There are many non-academic training programs that are extremely tough, like military education. These usually require a certain level of fitness assessment to be passed during recruitment. The recruits also know the kind of exigent demands that they will face. After that, the demonstration of the required physical and mental fitness is again assessed during resocialization and initial training.
Usually, academic courses require only an assessment of basic medical fitness. The students do not look forward to any inordinate levels of endurance challenges during their academic pursuits. Often the students who have been accepted into academically challenging and competitive courses like Medicine are highly intelligent, hardworking and passionate. Yet most of them are not ready for the arduous intellectual and endurance boot camp training medical education actually is, leading to a very high level of mental disorders in medical students, caused due to the demands of the course itself. This Time article is an enlightening insight on the issue. Also seen is a high level of cardiovascular diseases after one has been in the medical field, doing residencies in demanding specialties and stressful jobs with poor work-life balance.
Similarly, among the different academic courses one could do after schooling, some are especially grueling. Although the Bachelor's and the Master's courses in sciences have about the same level of difficulty across similarly ranked universities, the PhD courses are a different kind of experience to many. In this Nature article, "PhDs: the tortuous truth", the results of a survey of more than 6,000 graduate students reveal the tumultuous nature of doctoral research. If you are looking to understand why a PhD can be challenging, this brief article and this article will be helpful.
The common themes that run through these articles are loneliness/isolation, long hours of work, stress, feeling unsupported (by peers, supervisors, institutions), insecurity arising from the unknown (the outcomes of your research, future career), the need for self-motivation, lack of economic incentives compared to similarly talented peers in other jobs. and the nature of the work which does not offer frequent rewards, positive outcomes or encouraging boosts. One just has to go through the posts of PhD students in forums and on Twitter to get an idea about the mental turmoil many face, and how hard it is for students with physical challenges or family responsibilities.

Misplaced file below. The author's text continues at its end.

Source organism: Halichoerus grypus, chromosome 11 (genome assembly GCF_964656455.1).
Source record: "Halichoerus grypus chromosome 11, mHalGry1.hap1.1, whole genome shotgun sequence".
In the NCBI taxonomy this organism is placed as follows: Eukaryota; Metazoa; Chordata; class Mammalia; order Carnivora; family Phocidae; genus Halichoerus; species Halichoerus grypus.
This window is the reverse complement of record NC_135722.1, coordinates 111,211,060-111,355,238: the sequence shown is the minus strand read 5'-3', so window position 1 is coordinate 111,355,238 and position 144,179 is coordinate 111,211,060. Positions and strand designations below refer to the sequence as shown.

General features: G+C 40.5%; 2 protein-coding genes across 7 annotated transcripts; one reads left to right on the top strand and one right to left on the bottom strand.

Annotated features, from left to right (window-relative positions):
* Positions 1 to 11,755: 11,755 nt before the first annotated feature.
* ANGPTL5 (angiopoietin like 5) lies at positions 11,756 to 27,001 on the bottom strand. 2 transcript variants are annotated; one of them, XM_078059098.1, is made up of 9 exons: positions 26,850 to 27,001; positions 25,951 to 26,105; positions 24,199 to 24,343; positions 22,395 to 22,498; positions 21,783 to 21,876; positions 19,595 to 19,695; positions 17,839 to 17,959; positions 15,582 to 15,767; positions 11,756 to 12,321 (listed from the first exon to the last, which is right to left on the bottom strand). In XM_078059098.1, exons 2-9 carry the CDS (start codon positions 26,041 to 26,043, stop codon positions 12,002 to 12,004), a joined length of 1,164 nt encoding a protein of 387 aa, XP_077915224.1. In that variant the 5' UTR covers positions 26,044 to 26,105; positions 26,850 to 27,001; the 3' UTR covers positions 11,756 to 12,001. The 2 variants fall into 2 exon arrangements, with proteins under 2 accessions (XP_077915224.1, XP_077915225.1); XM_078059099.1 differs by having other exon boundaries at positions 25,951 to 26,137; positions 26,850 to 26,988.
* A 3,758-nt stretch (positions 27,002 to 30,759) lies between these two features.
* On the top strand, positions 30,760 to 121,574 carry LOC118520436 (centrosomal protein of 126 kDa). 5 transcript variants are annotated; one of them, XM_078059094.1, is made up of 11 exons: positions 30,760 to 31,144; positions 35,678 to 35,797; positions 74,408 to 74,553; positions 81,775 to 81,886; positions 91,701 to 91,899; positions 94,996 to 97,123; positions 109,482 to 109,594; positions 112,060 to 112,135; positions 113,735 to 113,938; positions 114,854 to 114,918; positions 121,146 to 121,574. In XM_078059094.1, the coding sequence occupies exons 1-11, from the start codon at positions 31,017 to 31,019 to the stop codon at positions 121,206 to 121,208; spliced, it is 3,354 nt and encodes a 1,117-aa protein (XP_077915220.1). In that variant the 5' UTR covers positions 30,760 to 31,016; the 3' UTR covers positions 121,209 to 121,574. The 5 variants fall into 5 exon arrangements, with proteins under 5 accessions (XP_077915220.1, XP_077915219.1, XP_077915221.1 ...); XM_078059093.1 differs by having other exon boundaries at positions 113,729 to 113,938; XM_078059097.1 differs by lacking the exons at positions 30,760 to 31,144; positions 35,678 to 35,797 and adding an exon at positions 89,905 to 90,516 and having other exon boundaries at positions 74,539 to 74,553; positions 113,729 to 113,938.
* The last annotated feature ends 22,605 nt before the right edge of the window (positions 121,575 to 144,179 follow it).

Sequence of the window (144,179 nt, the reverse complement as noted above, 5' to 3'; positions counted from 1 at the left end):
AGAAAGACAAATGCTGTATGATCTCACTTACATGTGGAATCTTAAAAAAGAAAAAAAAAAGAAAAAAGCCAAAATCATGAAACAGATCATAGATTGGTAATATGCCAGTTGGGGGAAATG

It does not help that the traditionalists, in both medical education and in research education, think that supporting may be mollycoddling and the best a teacher can do is to toughen you up, prepare you for the world, and help you to learn all by yourself, the hard way. Just the way they did it. In both these cultures, one can often find behavior from superiors that enables the imposition of a severe physical and emotional toll on students.
The nature of the course already threatens to break the vulnerable students, and it is in the hands of the teachers whether they steer the directions gently, facilitate the learning and guide the student during challenges to bring out the best in a student, or they subscribe to the idea of letting the student do it all on their own, for "their own good". It is not uncommon to have work cultures in both the courses (link, link) where the student feels belittled, humiliated, harassed.